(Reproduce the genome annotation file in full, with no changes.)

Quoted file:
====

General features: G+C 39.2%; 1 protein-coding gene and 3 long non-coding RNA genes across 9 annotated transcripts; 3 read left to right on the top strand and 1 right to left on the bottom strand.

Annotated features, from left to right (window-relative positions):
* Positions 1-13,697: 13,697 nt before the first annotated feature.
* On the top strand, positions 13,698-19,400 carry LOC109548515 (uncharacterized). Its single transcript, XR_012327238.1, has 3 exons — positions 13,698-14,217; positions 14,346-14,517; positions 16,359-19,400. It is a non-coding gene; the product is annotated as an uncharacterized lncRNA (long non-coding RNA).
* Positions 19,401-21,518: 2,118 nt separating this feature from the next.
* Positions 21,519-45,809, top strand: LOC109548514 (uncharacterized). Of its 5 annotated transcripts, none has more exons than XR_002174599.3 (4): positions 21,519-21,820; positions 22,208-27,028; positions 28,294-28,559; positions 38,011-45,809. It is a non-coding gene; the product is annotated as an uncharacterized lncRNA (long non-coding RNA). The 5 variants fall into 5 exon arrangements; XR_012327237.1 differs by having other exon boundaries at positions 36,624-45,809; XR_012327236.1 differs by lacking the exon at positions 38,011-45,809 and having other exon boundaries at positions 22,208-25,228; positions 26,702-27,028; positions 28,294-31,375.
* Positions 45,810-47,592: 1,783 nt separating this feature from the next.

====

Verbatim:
General features: G+C 39.2%; 1 protein-coding gene and 3 long non-coding RNA genes across 9 annotated transcripts; 3 read left to right on the top strand and 1 right to left on the bottom strand.

Annotated features, from left to right (window-relative positions):
* Positions 1-13,697: 13,697 nt before the first annotated feature.
* On the top strand, positions 13,698-19,400 carry LOC109548515 (uncharacterized). Its single transcript, XR_012327238.1, has 3 exons — positions 13,698-14,217; positions 14,346-14,517; positions 16,359-19,400. It is a non-coding gene; the product is annotated as an uncharacterized lncRNA (long non-coding RNA).
* Positions 19,401-21,518: 2,118 nt separating this feature from the next.
* Positions 21,519-45,809, top strand: LOC109548514 (uncharacterized). Of its 5 annotated transcripts, none has more exons than XR_002174599.3 (4): positions 21,519-21,820; positions 22,208-27,028; positions 28,294-28,559; positions 38,011-45,809. It is a non-coding gene; the product is annotated as an uncharacterized lncRNA (long non-coding RNA). The 5 variants fall into 5 exon arrangements; XR_012327237.1 differs by having other exon boundaries at positions 36,624-45,809; XR_012327236.1 differs by lacking the exon at positions 38,011-45,809 and having other exon boundaries at positions 22,208-25,228; positions 26,702-27,028; positions 28,294-31,375.
* Positions 45,810-47,592: 1,783 nt separating this feature from the next.